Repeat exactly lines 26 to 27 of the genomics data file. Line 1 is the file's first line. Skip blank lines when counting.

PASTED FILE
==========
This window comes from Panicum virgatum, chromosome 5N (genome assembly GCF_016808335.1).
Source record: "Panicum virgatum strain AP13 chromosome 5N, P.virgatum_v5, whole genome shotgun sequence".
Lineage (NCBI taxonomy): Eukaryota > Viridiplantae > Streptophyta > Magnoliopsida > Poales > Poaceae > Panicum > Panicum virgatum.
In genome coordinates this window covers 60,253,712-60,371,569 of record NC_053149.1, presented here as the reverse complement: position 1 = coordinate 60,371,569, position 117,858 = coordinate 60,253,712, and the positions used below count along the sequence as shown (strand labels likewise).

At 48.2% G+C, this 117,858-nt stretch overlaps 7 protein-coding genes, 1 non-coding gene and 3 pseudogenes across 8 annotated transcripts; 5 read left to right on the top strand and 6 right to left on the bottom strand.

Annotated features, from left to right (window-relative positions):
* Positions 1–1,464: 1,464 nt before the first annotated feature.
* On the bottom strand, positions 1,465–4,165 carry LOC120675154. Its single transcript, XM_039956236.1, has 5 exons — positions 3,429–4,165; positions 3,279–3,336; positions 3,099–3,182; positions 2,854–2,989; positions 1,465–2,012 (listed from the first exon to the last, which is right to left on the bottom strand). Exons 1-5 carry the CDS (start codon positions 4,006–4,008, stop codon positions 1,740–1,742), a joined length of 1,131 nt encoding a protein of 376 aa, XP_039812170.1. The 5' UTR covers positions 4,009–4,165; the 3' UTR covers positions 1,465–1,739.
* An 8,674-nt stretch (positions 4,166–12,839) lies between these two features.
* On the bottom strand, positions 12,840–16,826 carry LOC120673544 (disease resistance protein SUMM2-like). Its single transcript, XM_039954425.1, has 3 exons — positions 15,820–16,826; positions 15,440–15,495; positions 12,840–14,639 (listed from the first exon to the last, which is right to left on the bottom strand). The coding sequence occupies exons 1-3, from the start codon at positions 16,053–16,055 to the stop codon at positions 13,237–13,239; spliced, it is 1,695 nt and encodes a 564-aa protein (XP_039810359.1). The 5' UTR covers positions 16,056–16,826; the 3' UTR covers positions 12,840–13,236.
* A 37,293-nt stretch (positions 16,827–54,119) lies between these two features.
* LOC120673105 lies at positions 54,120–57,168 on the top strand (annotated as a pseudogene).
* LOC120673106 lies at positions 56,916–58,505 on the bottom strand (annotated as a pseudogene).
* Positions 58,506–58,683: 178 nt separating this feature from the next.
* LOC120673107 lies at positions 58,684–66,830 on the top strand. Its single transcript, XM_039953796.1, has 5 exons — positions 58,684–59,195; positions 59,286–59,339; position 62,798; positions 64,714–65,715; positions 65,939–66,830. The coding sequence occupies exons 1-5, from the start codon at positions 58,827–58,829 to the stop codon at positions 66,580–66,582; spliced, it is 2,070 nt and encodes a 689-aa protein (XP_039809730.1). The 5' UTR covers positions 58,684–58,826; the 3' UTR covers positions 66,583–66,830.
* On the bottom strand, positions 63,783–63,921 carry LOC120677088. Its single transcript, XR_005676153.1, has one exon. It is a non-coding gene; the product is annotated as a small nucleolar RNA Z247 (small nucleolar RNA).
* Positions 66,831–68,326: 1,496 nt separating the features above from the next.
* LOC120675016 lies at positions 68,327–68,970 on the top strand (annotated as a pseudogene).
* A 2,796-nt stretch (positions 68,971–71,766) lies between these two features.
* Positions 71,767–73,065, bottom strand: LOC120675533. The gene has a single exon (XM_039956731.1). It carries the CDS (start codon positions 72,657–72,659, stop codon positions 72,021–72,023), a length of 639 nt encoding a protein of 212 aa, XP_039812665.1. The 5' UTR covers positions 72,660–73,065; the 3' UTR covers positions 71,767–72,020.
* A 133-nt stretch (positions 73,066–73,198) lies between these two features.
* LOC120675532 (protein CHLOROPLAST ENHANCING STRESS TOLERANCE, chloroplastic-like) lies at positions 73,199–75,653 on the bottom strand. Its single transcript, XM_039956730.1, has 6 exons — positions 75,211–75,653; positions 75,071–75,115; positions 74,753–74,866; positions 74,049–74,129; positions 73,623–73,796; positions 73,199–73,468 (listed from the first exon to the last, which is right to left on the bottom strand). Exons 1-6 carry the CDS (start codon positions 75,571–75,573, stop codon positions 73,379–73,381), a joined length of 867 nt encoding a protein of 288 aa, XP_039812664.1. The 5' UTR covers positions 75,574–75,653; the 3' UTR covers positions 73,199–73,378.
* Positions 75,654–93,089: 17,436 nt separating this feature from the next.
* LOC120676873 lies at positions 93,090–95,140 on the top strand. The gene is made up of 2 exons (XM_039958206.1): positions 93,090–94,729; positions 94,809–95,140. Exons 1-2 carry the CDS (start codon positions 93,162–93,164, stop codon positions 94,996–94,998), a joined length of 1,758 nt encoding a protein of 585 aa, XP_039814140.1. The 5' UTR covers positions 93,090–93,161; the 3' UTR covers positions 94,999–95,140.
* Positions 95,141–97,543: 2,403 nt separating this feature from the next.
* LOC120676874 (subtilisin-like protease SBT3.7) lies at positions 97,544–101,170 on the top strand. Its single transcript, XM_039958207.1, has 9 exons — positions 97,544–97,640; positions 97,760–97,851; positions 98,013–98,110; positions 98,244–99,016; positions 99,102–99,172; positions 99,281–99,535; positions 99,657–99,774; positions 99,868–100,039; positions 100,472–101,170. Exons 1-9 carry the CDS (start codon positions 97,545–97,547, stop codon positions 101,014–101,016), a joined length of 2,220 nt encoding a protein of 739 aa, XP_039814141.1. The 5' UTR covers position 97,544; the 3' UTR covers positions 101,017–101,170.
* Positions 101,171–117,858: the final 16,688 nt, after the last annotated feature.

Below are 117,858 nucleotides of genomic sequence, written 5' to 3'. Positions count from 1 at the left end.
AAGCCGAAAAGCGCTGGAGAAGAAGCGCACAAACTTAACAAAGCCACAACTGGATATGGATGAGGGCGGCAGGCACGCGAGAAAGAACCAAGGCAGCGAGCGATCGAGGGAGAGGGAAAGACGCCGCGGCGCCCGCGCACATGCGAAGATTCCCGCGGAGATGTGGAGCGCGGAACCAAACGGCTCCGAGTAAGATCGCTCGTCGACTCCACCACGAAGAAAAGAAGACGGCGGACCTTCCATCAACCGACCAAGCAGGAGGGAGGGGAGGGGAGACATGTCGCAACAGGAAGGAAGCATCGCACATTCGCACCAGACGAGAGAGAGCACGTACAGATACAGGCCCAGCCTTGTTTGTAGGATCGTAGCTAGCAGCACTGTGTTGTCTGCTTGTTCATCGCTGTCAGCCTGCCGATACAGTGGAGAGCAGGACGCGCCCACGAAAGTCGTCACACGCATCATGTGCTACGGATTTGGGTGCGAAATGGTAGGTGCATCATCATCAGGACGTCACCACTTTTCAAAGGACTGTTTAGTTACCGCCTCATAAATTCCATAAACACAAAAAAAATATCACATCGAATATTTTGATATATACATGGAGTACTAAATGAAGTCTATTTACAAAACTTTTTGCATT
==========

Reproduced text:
* LOC120676874 (subtilisin-like protease SBT3.7) lies at positions 97,544–101,170 on the top strand. Its single transcript, XM_039958207.1, has 9 exons — positions 97,544–97,640; positions 97,760–97,851; positions 98,013–98,110; positions 98,244–99,016; positions 99,102–99,172; positions 99,281–99,535; positions 99,657–99,774; positions 99,868–100,039; positions 100,472–101,170. Exons 1-9 carry the CDS (start codon positions 97,545–97,547, stop codon positions 101,014–101,016), a joined length of 2,220 nt encoding a protein of 739 aa, XP_039814141.1. The 5' UTR covers position 97,544; the 3' UTR covers positions 101,017–101,170.
* Positions 101,171–117,858: the final 16,688 nt, after the last annotated feature.